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How Hearing Works

Our sense of hearing is the most complex system in our entire body.

Sound waves enter the ear canal and impact the ear drum (tympanic membrane). After the ear drum picks up the sound, it transmits sound wave vibrations through the hammer (malleus), anvil (incus), and stirrup (stapes). The hammer, anvil, and stirrup make up the chain of three (3) middle ear bones. The stirrup passes the vibrations to the inner ear fluids within the cochlea. Fluid waves travel through two and a half (2½) turns of the cochlea, bending the cochlea hair cells as it goes by. The hair cells correspond to the frequency of the original sound waves, initiating signals within their corresponding nerve endings prior to sending them to the brain.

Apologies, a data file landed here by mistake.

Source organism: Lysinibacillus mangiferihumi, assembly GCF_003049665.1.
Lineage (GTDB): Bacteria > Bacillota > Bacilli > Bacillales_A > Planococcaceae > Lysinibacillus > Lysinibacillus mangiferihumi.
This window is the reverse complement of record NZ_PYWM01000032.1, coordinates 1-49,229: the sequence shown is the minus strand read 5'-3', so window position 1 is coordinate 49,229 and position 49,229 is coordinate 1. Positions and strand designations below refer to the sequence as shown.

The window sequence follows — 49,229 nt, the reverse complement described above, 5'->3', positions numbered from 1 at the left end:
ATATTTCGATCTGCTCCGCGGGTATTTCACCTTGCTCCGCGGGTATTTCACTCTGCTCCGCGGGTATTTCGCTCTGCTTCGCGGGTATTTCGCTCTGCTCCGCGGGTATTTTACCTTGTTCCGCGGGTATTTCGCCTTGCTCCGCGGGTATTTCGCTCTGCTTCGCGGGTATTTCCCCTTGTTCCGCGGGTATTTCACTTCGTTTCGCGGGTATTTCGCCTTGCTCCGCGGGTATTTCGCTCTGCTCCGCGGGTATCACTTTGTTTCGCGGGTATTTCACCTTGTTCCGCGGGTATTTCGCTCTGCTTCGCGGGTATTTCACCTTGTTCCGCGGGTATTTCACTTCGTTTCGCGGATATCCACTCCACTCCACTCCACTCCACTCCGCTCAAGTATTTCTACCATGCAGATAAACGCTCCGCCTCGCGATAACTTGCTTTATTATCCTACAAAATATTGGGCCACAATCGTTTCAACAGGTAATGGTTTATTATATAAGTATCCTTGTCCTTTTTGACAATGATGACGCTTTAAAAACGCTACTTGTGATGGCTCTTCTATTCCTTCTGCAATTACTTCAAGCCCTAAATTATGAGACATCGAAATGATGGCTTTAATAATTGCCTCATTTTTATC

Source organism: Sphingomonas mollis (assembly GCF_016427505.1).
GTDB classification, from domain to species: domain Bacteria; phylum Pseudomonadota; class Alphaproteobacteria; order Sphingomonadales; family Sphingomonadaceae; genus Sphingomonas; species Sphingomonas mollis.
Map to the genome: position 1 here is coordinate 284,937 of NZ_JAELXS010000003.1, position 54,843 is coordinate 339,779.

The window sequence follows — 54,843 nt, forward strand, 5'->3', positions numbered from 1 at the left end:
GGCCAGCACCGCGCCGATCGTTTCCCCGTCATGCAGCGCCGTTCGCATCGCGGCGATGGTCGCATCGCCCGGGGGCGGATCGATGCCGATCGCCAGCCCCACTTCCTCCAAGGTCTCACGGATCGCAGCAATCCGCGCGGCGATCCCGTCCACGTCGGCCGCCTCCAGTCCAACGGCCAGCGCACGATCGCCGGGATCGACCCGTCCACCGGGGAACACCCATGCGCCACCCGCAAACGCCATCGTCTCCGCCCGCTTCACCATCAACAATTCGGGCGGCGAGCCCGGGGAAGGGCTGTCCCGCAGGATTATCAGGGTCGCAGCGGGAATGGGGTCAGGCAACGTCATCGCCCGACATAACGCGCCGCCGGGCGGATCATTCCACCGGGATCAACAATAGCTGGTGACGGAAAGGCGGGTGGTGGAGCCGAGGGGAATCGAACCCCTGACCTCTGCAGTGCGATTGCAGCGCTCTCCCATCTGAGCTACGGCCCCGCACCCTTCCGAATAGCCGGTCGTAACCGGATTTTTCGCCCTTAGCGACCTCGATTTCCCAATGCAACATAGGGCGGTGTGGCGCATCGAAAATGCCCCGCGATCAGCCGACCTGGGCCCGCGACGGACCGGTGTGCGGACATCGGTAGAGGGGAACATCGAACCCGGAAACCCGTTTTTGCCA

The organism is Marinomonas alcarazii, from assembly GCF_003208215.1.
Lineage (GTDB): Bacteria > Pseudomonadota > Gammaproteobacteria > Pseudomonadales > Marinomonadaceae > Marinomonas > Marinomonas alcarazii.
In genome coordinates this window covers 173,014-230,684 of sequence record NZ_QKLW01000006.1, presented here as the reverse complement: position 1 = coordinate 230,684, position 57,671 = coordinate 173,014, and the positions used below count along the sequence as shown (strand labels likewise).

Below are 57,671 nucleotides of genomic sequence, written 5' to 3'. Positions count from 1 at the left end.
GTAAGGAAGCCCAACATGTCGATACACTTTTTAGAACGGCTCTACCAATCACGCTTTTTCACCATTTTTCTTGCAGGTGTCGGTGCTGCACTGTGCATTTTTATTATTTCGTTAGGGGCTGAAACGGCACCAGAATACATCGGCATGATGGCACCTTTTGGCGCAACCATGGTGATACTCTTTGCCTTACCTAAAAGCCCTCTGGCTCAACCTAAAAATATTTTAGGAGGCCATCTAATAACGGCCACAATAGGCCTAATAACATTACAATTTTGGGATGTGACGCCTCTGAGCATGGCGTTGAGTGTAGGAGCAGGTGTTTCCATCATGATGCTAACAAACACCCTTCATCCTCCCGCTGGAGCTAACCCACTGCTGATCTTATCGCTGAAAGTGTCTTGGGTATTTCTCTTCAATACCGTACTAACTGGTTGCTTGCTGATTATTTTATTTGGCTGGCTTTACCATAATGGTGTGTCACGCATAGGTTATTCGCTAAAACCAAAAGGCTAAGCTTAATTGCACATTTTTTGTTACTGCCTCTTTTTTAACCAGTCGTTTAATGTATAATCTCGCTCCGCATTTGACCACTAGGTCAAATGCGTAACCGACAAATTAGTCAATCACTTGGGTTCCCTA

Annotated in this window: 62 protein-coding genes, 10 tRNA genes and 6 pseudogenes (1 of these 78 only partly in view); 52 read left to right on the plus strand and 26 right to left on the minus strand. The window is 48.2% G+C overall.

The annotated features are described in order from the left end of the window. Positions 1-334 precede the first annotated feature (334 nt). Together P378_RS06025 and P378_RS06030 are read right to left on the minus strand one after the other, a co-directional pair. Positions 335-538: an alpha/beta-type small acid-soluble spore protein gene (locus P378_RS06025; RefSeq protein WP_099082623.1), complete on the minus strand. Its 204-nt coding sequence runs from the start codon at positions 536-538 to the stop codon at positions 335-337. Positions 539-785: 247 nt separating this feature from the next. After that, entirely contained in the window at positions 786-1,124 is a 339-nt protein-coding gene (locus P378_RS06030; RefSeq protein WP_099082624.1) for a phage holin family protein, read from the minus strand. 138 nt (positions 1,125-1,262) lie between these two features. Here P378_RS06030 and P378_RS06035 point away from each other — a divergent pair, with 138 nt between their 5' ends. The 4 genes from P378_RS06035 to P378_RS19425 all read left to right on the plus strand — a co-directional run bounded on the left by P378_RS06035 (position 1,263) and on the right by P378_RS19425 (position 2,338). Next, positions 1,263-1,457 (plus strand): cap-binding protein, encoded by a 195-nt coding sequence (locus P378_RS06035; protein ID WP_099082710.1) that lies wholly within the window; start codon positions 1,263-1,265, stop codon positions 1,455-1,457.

1.Sounds enter the ear canal and travel to the eardrum.
2.These sound waves cause the eardrum to vibrate, setting the bones in the middle ear into motion.
3.This motion is converted into electric impulses by tiny hair cells inside the inner ear (cochlea).
4.These impulses are sent to the brain, where they are perceived by the listener as sound.

 



Dallas Ear Insittute

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